Originally published in The Australian Financial Review on September 18, 2017

Given the enormous investment in renewable energy taking place in the US and in Europe, other national governments must be determined to drive up the price of their electricity.

[First published by the Australian Financial Review – here]

Either that, or everything Malcolm Turnbull has been saying about the need to keep a 50-year-old power station going until it turns 55 is complete nonsense.

Indeed, so desperate is Turnbull to make a political mountain out of the policy molehill of the planned closure of a small, old and unreliable power station that the idea of nationalising the electricity sector and splitting up AGL are being seriously discussed.

But despite the fact that the federal government is doing more to cause investment uncertainty than it is to reducing energy costs, some of the most vocal business voices have largely left AGL to defend itself from Turnbull’s new-found anti-corporate populism.

Australian households and businesses are paying a high price for the government’s desire to play politics with energy. While criticism can be made of previous governments’ handling of energy policy, every prime minister since 2006 has at least had some plan to drive investment in renewables or to lower energy prices.

While he may have been wrong, at least Tony Abbott believed that scrapping the carbon price would lower electricity prices. And while it may have been through gritted teeth, it was Abbott who gave us the 33,000 Gwh renewable energy target by 2020. Ineffective though they were, at least Abbott had plans for our energy sector.

But Turnbull has simply become the man with a plan for more plans. Last year he rejected the plan developed by Abbott’s appointees to the Climate Change Authority for an Emission Intensity Scheme. Last week he rejected the Finkel Inquiry’s plan for a Clean Energy Target, so now he has sent AGL off to come up with a plan for replacing Liddell. No doubt in 90 days’ time he will reject that plan as well. But that’s another 90 days in which he can keep playing politics with the issue.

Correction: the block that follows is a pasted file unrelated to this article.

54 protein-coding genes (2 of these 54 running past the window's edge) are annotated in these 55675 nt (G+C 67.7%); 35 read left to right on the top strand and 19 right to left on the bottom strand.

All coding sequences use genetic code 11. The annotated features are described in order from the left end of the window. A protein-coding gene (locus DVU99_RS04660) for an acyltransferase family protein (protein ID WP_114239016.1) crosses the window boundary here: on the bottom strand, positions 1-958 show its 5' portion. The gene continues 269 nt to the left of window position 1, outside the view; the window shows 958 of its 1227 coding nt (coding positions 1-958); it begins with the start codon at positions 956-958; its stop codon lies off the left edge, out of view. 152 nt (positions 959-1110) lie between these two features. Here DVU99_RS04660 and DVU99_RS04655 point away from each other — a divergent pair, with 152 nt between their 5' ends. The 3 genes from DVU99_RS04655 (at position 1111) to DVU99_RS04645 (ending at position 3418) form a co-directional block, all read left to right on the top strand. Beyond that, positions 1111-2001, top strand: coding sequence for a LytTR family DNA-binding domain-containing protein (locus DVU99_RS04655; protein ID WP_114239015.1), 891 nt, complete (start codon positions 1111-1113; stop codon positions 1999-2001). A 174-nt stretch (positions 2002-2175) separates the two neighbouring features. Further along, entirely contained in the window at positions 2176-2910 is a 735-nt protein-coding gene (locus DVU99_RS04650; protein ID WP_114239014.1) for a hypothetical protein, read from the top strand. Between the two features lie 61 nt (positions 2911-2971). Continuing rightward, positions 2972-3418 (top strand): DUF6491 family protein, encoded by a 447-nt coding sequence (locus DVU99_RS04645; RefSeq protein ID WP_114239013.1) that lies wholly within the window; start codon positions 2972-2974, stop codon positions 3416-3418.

After decades of climate change denial and faltering steps towards a national energy policy that takes greenhouse gas emissions into account, Australia now lags the world in both delivering cheap energy and in driving greenhouse gas emissions down. It is quite a failure. If we are to turn the ship around, and it’s clear that some have no intention of doing so, we are going to need some straight talk.

So as energy politics reaches “peak populist” and the federal government attacks the Opposition for being too close to “big business” – where are the pro-market business voices urging against government intervention and reminding everyone about the chilling impact of sovereign risk and uncertainty? They are nowhere near as loud as the business voices that once told us a carbon price would make energy unaffordable.

The Business Council of Australia has long accepted the science of climate change, the need to reduce greenhouse gas emissions from fossil fuels, and the economic benefits of relying on carbon pricing rather than regulation. While I don’t agree with the BCA on everything, I do agree with it on this. And as last week’s parliamentary debate showed, Australia needs the BCA’s voice in the energy debate now more than ever.

A few weeks back the BCA CEO Jennifer Westacott took me to task for criticisms I made of her chair, Grant King’s performance at the helm of Origin. While I disagree with her conclusion, there was much wisdom in her arguments. I agree with Westacott that our energy policy needs to be based on stronger evidence and I agree with her that policy shouldn’t be designed on the back of an envelope. Indeed, I also agree with her observation that the “Australian economy is not an ideological laboratory”. If only the Turnbull government did.

But despite the fact that groups as diverse as The Australia Institute and the Business Council of Australia are in such furious agreement on energy policy, the Turnbull government continues to ignore the science, the economics, and perhaps most remarkably, the opinion polling that suggests now is the time to put clear policies in place to help speed the transition away from emission intensive energies sources and towards renewable ones.

If the business community is looking for a way to show the Australian public that it is interested in more than short-term profits, there hasn’t been an easier opportunity to do so since the Coalition made a mess of the equal marriage debate.

Richard Denniss is the chief economist for The Australia Institute.

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